Cotton is a natural fiber producer for manufacturing cloths. Its sweet nectar attracts destructive insect pests a variety like, boll weevil, boll worm, army worm, and the red spider. One of the fungus’s called Witt also destroys the root system of the cotton plant.

To determine the origin of cotton is very difficult one can say that nature bounded humanity to its basic instincts to cover up his body and for that it used different sort of things from leafs to finding the remarkable stuff like cotton. But at this stage of technological advancement scientists say that it is almost 7000 years ago that fiber and boll fragments were discovered and the idea began of producing sort of clothing with it. Estimated that, for about 5000 years it’s been grown in India. China, Egypt, North and South America probably used it for much longer. European settlers grew it as their early business at the Jamestown colony in 1607. Before 1861-1865 Cotton was the most important crop in Southern US states. Slaves use to work all day picking cotton for their masters in the presence of the overseers, who used to be on the horses.

England was one of the South’s largest cotton customers. Considering rightly that the cotton was as good as gold New Orleans was the major l9th-century port for cotton export. Cotton used to play most important role as barter trade between many countries. This plan worked until 1862 when the Union army occupied New Orleans and Baton Rouge. Federal forces raided from Morgan City up to Alexandria. Vicksburg and Port Hudson fell, giving the Union control of the Mississippi River. As Confederate troops retreated, they destroyed as much of the cotton crop as possible, to prevent this “gold” from falling into enemy hands.

Hemp

It is believed that no historian know the first people to put hemp to good use. But whenever and wherever people discovered Cannabis hemp, they used it for five of its benefits those are, hempen fibers, oil from the seeds, the seeds for food, as a medicine, and for the narcotic properties it possessed.

Cannabis hemp use exists for the past ten thousand years. That makes it the oldest cultivated crop. It was cultivated in China as early as nearly 4000 B.C. in most of the historical documents Hemp is mentioned. It is mentioned in Zend-Avesta, a sacred book as old as 600 B.C. Chinese Emperor Chen-Nung wrote about it 5000 years ago record tells us that Hemp in 1621 was also used for depression cure and in 1764 as for inflammation for skin.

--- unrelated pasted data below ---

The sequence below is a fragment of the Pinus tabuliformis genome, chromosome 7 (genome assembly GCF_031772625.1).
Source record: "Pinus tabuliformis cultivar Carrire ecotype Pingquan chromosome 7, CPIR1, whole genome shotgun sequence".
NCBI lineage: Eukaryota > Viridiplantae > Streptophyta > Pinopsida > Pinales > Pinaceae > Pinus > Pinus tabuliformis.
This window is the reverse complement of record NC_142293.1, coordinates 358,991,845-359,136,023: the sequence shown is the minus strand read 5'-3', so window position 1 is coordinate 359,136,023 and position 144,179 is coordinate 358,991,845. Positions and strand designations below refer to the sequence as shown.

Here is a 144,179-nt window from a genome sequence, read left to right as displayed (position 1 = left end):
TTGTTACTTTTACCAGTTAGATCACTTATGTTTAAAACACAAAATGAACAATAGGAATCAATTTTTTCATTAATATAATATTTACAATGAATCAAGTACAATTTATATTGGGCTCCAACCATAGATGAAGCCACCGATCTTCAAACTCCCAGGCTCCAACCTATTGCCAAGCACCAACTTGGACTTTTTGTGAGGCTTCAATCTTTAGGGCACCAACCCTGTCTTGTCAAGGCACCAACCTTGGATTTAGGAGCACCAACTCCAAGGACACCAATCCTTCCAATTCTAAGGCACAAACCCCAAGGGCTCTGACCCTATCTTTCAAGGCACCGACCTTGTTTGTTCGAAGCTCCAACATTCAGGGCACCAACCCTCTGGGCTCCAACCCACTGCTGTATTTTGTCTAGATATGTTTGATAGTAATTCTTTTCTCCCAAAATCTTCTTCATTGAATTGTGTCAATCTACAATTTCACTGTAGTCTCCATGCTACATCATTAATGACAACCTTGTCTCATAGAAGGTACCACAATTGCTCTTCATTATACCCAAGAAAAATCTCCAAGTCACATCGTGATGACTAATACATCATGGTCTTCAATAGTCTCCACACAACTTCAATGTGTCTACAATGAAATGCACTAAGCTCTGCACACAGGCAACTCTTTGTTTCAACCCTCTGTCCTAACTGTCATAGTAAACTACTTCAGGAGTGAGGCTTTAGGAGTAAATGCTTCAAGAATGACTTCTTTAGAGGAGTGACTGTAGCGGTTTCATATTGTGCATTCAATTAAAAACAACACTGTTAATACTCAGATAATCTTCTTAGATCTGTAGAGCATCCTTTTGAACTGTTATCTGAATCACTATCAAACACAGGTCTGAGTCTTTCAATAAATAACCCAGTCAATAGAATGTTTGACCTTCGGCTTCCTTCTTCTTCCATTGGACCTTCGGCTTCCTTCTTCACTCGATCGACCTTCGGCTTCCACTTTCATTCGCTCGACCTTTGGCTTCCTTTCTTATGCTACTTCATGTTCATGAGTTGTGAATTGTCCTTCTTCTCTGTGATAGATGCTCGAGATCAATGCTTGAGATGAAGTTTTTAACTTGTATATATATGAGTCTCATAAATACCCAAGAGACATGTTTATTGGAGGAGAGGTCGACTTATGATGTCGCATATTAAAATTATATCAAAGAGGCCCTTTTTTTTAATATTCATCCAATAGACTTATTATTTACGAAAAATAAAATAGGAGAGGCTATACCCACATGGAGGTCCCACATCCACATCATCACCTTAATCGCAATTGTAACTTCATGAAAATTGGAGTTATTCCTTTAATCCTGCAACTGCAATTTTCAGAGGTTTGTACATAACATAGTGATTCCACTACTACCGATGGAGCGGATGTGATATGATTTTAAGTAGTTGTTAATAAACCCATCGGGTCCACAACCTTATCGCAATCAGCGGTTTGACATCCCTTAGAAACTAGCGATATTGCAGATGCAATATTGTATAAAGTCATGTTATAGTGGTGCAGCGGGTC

The use of hemp In Africa is also mentioned in its history, it was used to cure dysentery, and fevers, many tribes in Africa even in this advanced era of medicine and technology uses hemp to treat snake bites, women use it to smoke before giving birth to an infant. Around seventeenth century peasants and, farmers would pick flowers from their hemp plants and feed them to their livestock to protect the animals from evil and sickness.

They believed it has a magical power, and practiced this tradition.

Some of the western physicians used hemp as medicine too; W.B. O’Shaughnessy published in 1839 the benefits of cannabis for the treatment of rabies, rheumatism, epilepsy, and tetanus. Also reported it to be helpful when mixed with alcohol and taken orally was very effective, pain killer.

It was used by Henry VIII for the purpose of maritime in England it was cultivated on one quarter of an acre for every sixty acres of land under tillage. The British started its cultivation in its Canadian colonies in 1606, in Virginia 1611.and in 1632 New England started its cultivation that was produced by the pilgrims, it was taught to them by Native American people.

It was a very tedious and hard production process of hemp. So it was up to the slaves to cultivate. The domestic cultivation of hemp was effected after the civil war in America. It affected its economy hugely.
But later it was the chain of Hearst newspaper that did the propaganda against it. Through the Hearst newspaper the phrase was coined “Marijuana Madness” relating to Mexican, African American, and jazz musicians, it was said that the use of marijuana caused excessive sex, and violence, and threatened the safety of white women and children. Following this campaign against hemp it was not long before the complete prohibition of hemp was enacted.

Segun Olowookere recently started his own clothing company called Lowooke who speciallise in designing, producing and distributing a range of clothing aimed at the urban and youth market. The apparel that Lowooke sells is produced using organic materials that have been ethically sourced. You can view their range of Urban Clothing London at http://www.lowooke.com/shop/

More Hemp Articles